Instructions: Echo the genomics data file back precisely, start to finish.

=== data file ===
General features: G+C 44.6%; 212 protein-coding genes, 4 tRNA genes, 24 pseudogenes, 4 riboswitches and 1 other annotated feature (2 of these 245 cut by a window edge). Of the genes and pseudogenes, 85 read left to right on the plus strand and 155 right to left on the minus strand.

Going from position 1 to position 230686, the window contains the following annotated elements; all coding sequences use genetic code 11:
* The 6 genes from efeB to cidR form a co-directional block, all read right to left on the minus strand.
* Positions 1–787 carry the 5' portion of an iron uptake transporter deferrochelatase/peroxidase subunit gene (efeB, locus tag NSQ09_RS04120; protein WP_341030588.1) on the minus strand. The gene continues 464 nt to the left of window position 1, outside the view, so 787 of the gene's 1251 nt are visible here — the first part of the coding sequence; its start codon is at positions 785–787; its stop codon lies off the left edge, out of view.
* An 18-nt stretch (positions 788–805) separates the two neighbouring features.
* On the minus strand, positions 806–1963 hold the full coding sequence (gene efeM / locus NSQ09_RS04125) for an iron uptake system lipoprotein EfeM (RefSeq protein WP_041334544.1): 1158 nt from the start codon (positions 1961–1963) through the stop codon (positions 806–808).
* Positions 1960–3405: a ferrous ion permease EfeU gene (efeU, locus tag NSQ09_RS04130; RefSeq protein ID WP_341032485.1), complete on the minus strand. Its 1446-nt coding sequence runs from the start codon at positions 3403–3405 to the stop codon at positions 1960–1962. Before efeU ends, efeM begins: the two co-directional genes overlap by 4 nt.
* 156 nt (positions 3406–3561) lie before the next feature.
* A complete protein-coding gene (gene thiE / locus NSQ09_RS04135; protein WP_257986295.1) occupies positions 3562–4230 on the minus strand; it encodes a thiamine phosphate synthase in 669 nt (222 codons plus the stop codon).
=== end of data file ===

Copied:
General features: G+C 44.6%; 212 protein-coding genes, 4 tRNA genes, 24 pseudogenes, 4 riboswitches and 1 other annotated feature (2 of these 245 cut by a window edge). Of the genes and pseudogenes, 85 read left to right on the plus strand and 155 right to left on the minus strand.

Going from position 1 to position 230686, the window contains the following annotated elements; all coding sequences use genetic code 11:
* The 6 genes from efeB to cidR form a co-directional block, all read right to left on the minus strand.
* Positions 1–787 carry the 5' portion of an iron uptake transporter deferrochelatase/peroxidase subunit gene (efeB, locus tag NSQ09_RS04120; protein WP_341030588.1) on the minus strand. The gene continues 464 nt to the left of window position 1, outside the view, so 787 of the gene's 1251 nt are visible here — the first part of the coding sequence; its start codon is at positions 785–787; its stop codon lies off the left edge, out of view.
* An 18-nt stretch (positions 788–805) separates the two neighbouring features.
* On the minus strand, positions 806–1963 hold the full coding sequence (gene efeM / locus NSQ09_RS04125) for an iron uptake system lipoprotein EfeM (RefSeq protein WP_041334544.1): 1158 nt from the start codon (positions 1961–1963) through the stop codon (positions 806–808).
* Positions 1960–3405: a ferrous ion permease EfeU gene (efeU, locus tag NSQ09_RS04130; RefSeq protein ID WP_341032485.1), complete on the minus strand. Its 1446-nt coding sequence runs from the start codon at positions 3403–3405 to the stop codon at positions 1960–1962. Before efeU ends, efeM begins: the two co-directional genes overlap by 4 nt.
* 156 nt (positions 3406–3561) lie before the next feature.
* A complete protein-coding gene (gene thiE / locus NSQ09_RS04135; protein WP_257986295.1) occupies positions 3562–4230 on the minus strand; it encodes a thiamine phosphate synthase in 669 nt (222 codons plus the stop codon).